Nigeria, others should increase development spending to boost economic recovery

On the back of multiple crises to hit African economies, governments should increase development spending to stimulate fast and sustained recovery, the Economic Commission for Africa (ECA) has urged.
Director of the Macroeconomics and Governance Division (MGD) of the ECA, Adam Elhiraika. PIX: YOUTUBE

Director of the Macroeconomics and Governance Division (MGD) of the ECA, Adam Elhiraika. PIX: YOUTUBE
On the back of multiple crises to hit African economies, governments should increase development spending to stimulate fast and sustained recovery, the Economic Commission for Africa (ECA) has urged.
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Launching the World Economic Situation and Prospects 2023 (WESP) report in Addis Ababa recently, Director of the Macroeconomics and Governance Division (MGD) of the ECA, Adam Elhiraika, said African countries have been affected by multiple crises and need to increase spending for a fast recovery.

“Africa is confronted with weaker external demand and elevated energy and food prices in addition to rapidly increasing borrowing costs and adverse world events,” Elhiraika said, echoing the findings of the WESP report indicating that growth in Africa is projected to slow down to 3.8 percent in 2022 from a projected 4.1 percent at the beginning of 2022.

Elhiraika said the world continues to be confronted by multiple, inter-connected crises amid a slow recovery from the impact of the COVID-19 pandemic.

The WESP report underscores the need for supportive and accommodative fiscal measures to lift growth and accelerate progress towards the SDGs.

The report also emphasizes the need for governments to take a strategic approach in redirecting public expenditure towards sectors with high fiscal multipliers and better targeting vulnerable groups, Elhiraika said.

“In addition to supporting short term public demand, public investment can stimulate capital formation and expand productive capacities and lift potential growth… as growth improves this can help countries confront the debt sustainability problem,” said Elhiraika.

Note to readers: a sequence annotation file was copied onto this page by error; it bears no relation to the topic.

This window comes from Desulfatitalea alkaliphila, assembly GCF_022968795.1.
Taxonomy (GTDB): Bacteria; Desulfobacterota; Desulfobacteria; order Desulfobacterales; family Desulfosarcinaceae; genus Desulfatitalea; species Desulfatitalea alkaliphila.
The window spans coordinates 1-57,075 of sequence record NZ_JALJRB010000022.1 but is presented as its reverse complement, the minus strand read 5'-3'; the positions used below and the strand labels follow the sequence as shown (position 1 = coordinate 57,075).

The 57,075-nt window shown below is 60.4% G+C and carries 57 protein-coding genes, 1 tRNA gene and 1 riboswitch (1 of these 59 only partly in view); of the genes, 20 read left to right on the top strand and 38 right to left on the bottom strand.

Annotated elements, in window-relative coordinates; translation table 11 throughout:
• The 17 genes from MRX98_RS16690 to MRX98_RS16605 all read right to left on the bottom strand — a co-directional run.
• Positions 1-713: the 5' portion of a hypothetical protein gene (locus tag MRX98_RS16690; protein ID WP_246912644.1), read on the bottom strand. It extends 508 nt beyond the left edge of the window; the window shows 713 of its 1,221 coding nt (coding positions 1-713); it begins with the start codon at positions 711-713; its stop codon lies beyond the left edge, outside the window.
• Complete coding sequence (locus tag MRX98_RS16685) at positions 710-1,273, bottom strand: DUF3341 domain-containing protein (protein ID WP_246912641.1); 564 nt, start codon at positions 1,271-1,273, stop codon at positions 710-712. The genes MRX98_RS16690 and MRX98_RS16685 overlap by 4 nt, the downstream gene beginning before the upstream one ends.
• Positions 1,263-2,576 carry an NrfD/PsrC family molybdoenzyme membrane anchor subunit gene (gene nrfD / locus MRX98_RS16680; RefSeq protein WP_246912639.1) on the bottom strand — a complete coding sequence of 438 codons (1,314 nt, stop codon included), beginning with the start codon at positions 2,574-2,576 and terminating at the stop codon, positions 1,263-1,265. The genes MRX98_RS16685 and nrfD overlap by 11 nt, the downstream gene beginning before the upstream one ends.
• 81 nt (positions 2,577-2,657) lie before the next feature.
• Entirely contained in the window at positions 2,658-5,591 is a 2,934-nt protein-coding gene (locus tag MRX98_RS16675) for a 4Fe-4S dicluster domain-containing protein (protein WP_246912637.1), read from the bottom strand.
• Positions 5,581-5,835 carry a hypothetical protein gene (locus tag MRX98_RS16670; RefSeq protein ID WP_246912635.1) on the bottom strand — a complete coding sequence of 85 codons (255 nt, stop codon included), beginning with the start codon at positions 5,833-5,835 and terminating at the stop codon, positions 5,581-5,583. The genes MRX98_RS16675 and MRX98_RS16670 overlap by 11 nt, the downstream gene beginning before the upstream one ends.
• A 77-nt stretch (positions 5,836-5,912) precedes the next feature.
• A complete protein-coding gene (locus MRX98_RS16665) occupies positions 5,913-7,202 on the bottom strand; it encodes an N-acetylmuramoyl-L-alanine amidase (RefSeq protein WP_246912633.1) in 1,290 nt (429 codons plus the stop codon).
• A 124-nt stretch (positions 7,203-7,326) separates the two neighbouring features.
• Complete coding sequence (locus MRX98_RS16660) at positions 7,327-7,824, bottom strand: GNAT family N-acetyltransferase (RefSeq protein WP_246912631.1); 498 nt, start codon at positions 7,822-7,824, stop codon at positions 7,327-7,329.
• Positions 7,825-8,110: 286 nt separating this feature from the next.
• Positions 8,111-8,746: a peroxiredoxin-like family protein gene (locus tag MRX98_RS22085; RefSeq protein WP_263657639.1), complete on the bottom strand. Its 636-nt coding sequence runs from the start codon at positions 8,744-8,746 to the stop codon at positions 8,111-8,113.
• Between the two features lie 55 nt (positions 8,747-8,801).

The WESP is a yearly flagship publication produced by the UN Department of Economic and Social Affairs (DESA) in collaboration with the United Nations Conference on Trade and Development (UNCTAD) and the five United Nations Regional Commissions. The launch was organized by the Macroeconomics and Governance Division (MGD) of ECA, following the official launch of the report on 25 January 2023 in New York by DESA.

Ms. Lee Everts, Chief of Macroeconomic Analysis Section, said the WESP is of particular importance to Africa as the world confronts multiple and interconnected shocks.
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“In the midst of sluggish recovery from the effects of COVID-19, the world is facing food and energy crisis aggravated by the Ukraine War as well as the cost of living crisis caused by record inflation,” Ms. Everts said, noting that consistent and interconnected shocks are deepening and widening poverty and inequality and threaten to reverse two decades of progress made in countering them.

“Poverty in Africa is dynamic and transient, it means that poorer households can move in and out of poverty much quicker when there are these external shocks happening,” Ms. Everts noted.

The WESP 2023 report reveals that the prognosis remains uncertain, with the global economy forecast to grow at 1.9 per cent in 2023, down from 3.0 per cent in 2022. This is one of the lowest rates in recent decades and the slowdown cuts across both developed and emerging nations, with several countries facing the possibility of a moderate recession in 2023.

Economic growth in Africa (excluding Libya) is estimated to weaken to 3.8 per cent in 2023 from 4.1 per cent in 2022. As for sub-regional trends, growth is forecast to edge up in West Africa, stabilize in Central and East Africa, decelerate in North and Southern Africa. In 2023, growth is forecast to be 4.1 per cent in North Africa, 5.1 per cent in East Africa, 3.4 per cent in Central Africa, 3.8 per cent in West Africa and 2.3 per cent in Southern Africa.

However, there are severe downside risks to the forecast, as an escalation of the war in Ukraine and extended disruption to grain exports from Russia and Ukraine may cause additional inflationary pressures on food and energy prices, increasing the risk to food security.

Persistently high global inflation may force tight monetary stances in most countries, and the resulting deceleration of global growth may stagnate the demand for African exports, particularly as some of Africa’s main trading partners, such as the European Union which is expected to go into a mild recession in 2023.

Given higher interest rates, weaker exchange rates and lower capital inflows, a number of African countries will face challenges in servicing and rolling over their hard-currency-denominated external debt, Ms. Everts said.
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